The Gift of Grace

I am currently in a weekly Bible study with a group of women.  We did not know each other before starting the study and we are a somewhat diverse group in age, life experience, knowledge of the Bible, and background.   We read, discuss, and wrestle with the lessons God has for us each week.   The study includes daily reading and answering questions.  There is always a question or two for self reflection: how can what Christ says be applied to your life?  What area in your life does the lesson move you to work on?   How does the weekly lesson challenge your commitment to Christ and what He values?

 My first reaction to many of the questions is to deny.  I’m fine.  FINE.  I am not struggling or in need of work in whatever the lesson is (humility, maybe?).  I see no challenge because I am a committed Christian and what Christ values is what I value! 

However,  I know this is not always true, of course it isn’t. 

Deep self reflection can be hard when I know I will fall short, and truthfully, I always fall short.  Admitting there is weakness and being specific about it in those reflective questions takes honesty, transparency, and vulnerability with myself and with God. It doesn’t feel good to admit to shortcomings, however, it is freeing to know that as I acknowledge my faults I am given grace.  I am given grace by God, I have been shown grace by the women in the study, and I am learning to extend grace to those different from me.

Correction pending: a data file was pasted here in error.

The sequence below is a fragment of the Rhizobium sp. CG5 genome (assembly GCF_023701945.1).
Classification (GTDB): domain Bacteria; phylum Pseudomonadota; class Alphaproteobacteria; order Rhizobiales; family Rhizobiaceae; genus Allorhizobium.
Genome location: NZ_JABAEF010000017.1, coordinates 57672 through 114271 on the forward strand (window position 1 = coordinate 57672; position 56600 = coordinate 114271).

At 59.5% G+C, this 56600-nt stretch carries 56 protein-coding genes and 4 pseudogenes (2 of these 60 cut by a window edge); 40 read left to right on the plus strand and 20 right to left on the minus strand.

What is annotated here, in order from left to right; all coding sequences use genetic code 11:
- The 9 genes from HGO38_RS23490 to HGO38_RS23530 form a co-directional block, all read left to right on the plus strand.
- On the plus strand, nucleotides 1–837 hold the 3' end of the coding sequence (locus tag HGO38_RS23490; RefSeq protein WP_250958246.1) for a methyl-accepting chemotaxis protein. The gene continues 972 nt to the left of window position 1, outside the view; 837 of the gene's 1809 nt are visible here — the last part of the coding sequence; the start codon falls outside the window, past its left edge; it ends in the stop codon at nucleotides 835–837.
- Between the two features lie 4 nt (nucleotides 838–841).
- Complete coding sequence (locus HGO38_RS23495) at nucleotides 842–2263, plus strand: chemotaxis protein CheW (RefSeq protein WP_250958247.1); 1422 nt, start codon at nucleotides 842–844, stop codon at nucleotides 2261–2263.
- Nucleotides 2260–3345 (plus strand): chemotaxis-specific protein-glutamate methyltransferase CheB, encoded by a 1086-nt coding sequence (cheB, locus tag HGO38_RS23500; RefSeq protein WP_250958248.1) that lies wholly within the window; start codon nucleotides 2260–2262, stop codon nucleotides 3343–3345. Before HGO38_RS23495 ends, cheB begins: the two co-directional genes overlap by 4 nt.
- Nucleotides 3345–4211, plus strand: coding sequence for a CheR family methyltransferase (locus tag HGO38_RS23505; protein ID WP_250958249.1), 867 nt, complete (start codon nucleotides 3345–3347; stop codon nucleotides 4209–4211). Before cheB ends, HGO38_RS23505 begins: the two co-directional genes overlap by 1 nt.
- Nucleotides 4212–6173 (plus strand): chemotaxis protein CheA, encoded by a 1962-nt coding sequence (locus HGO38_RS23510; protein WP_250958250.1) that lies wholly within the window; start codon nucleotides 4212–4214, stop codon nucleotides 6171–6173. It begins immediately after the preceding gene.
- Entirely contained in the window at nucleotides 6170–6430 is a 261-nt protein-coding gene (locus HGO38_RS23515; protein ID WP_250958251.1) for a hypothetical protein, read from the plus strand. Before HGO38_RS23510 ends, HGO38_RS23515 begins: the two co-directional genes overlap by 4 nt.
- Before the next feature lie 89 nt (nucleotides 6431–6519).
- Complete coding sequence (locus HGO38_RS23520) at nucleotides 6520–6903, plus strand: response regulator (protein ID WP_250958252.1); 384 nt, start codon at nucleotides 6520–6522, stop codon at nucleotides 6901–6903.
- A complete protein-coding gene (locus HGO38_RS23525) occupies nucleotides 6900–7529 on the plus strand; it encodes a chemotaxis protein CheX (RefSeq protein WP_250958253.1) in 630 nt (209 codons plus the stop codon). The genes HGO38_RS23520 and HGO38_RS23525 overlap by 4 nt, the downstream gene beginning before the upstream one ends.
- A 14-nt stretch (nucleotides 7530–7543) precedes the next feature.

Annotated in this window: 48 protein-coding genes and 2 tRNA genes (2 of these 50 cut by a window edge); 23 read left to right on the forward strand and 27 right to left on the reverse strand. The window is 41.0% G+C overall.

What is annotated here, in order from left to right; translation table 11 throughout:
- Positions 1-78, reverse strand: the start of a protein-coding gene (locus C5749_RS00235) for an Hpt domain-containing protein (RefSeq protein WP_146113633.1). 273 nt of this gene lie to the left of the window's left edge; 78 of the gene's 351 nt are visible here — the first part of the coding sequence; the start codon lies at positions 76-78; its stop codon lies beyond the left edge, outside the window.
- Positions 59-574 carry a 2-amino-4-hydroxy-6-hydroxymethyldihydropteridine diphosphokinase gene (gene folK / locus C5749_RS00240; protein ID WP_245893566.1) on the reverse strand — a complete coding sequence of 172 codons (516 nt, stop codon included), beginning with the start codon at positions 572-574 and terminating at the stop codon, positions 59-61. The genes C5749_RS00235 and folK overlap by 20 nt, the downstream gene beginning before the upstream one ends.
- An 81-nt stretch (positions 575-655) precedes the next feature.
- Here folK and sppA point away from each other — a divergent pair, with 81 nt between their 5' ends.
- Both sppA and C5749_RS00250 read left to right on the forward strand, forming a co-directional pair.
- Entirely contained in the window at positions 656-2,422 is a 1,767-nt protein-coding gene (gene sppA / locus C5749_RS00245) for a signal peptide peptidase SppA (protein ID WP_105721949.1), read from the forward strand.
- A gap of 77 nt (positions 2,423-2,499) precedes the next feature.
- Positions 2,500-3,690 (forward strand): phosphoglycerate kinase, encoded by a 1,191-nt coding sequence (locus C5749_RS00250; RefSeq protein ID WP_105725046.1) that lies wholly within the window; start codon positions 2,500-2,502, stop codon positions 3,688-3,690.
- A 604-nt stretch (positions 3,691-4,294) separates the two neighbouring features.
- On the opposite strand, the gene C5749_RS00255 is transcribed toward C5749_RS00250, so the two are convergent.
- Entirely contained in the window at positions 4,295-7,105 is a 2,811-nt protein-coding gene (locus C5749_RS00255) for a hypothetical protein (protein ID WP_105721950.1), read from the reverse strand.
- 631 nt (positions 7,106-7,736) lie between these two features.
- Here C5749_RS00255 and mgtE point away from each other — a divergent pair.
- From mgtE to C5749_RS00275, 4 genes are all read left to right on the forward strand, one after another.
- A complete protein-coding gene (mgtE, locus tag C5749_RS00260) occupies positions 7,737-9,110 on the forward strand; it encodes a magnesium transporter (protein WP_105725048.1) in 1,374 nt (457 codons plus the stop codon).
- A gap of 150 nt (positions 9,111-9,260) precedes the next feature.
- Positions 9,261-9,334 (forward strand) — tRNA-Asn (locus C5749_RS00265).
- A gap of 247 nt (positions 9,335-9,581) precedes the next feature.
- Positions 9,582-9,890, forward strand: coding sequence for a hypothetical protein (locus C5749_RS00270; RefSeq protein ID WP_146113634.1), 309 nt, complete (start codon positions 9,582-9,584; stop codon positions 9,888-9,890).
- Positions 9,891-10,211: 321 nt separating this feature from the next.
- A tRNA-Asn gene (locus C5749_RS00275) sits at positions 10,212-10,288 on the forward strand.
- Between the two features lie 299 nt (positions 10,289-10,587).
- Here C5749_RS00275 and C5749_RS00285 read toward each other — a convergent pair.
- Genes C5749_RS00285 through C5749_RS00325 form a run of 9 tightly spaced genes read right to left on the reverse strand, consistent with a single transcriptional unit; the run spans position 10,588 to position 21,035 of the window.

The fellowship of this Bible study allows me to admit the work I need to do, it gives me the support to start to do it and fortifies me with the prayers needed to continue.  What a gift from God!

 For it is by grace you have been saved, through faith—and this is not from yourselves, it is the gift of God, not by works, so that no one can boast.   Ephesians 2:8-9 (NIV)

Becky Burns